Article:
The same is true for the space between lines of text in a paragraph.
Crowded text in the body of a paragraph is intimidating to readers. That’s why the space between lines (called leading) is so important to readability. Leading that is too tight (single spaced) is hard to read. Leading that is too loose (double spaced) also slows down reading.
Anything that slows down your reader creates confusion and distrust. White space invites reading and builds empathy with your reader. Use it strategically.
Write subheads that compel readers to read on
Subheads are one more way to add white space and better readability to your post. For good reason. They organize content into sections that are easy to navigate. In the hands of the blogging elite they compel the reader to keep reading.
How do you write blog subheads that work? Follow these five tips:
1. Promise a clear, specific benefit. A weak subhead merely summarizes the topic to be covered in the following section. It doesn’t give the reader an incentive to continue. A good subhead is like a mini-headline. It gives the reader a reason why they should read on by promising a benefit.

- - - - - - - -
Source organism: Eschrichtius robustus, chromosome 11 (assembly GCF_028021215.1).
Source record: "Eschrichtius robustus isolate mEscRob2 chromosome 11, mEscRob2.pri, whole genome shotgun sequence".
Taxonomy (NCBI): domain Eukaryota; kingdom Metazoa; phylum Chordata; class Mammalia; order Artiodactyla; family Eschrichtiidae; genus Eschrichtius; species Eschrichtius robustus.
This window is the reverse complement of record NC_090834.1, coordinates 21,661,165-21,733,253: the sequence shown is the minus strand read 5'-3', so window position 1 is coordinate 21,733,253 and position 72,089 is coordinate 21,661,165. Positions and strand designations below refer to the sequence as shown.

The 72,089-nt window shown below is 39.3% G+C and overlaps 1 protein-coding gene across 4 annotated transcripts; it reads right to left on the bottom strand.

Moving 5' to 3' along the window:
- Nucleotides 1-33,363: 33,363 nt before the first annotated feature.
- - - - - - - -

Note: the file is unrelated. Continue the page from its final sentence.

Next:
2. Lead with the most compelling point. Make the first subhead the most unique, interesting or provocative point of your post. If the reader judges your first point as obvious, they will assume the rest of your post is equally fluffy.
3. Use parallel structure. Readers take comfort in consistency. Write subheads that begin with the same part of speech and are consistent in length and tone of voice.
4. Tell part of the story. As readers scan your post let each subhead tell the story in abbreviated form. Reveal just enough to show where you are taking them. But tease, don’t tell all.
5. Choose clarity over cleverness. It can be tempting to insert clever word play to “spice things up” in your post. Fight the temptation. In the wrong hands it causes a comprehension stop. Better to stick with tip #1.